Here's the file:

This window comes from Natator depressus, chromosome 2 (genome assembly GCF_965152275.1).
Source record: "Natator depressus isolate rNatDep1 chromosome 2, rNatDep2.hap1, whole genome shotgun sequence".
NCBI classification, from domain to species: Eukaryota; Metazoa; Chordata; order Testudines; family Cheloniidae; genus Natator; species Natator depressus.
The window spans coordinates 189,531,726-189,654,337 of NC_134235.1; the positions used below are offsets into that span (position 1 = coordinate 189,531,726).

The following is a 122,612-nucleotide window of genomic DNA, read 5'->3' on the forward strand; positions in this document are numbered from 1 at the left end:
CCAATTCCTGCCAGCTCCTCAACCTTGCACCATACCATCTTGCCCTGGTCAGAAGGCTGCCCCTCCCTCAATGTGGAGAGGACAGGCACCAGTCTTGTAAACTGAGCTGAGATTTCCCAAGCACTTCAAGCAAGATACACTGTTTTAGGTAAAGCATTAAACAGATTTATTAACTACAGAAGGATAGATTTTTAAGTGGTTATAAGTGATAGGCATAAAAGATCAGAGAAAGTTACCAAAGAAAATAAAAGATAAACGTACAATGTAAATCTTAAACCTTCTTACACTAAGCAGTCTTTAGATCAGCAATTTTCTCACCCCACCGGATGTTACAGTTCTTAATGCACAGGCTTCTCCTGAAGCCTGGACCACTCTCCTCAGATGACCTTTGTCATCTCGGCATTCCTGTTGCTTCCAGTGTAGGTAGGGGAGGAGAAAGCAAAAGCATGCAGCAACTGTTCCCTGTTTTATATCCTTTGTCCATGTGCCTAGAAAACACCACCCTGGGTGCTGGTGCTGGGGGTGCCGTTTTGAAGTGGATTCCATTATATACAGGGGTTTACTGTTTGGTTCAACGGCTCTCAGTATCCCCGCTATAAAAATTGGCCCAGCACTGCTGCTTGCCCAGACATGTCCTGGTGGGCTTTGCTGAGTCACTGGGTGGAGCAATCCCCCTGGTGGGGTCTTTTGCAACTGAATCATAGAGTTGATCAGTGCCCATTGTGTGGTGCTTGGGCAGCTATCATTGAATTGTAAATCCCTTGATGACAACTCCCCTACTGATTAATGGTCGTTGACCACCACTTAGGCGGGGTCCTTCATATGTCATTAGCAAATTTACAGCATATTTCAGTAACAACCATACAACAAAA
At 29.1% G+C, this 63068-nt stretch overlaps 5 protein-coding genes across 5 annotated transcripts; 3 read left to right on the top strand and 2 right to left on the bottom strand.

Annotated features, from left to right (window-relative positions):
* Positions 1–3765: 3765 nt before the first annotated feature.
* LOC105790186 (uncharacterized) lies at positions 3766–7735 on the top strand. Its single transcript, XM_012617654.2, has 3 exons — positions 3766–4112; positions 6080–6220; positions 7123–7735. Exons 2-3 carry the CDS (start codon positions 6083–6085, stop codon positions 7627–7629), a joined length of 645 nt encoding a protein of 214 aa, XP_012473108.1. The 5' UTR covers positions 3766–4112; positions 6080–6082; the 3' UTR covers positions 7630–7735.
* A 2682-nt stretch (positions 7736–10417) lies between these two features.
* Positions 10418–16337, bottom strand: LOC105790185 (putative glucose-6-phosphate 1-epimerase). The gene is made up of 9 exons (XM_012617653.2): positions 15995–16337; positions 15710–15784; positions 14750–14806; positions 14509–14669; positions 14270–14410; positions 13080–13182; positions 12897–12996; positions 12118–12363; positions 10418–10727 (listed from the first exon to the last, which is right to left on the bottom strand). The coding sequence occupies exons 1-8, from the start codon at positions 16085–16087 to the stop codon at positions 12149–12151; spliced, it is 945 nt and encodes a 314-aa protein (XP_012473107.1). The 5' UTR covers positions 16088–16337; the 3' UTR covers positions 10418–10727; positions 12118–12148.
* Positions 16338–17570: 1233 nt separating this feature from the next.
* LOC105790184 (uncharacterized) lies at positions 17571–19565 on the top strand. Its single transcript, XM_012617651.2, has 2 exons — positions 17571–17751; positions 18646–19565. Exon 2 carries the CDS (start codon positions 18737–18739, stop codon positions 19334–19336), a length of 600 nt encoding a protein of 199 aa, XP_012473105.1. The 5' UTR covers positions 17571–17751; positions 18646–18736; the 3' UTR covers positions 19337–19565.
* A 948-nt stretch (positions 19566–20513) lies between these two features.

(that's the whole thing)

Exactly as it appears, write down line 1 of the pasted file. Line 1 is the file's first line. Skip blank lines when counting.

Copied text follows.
This window comes from Natator depressus, chromosome 2 (genome assembly GCF_965152275.1).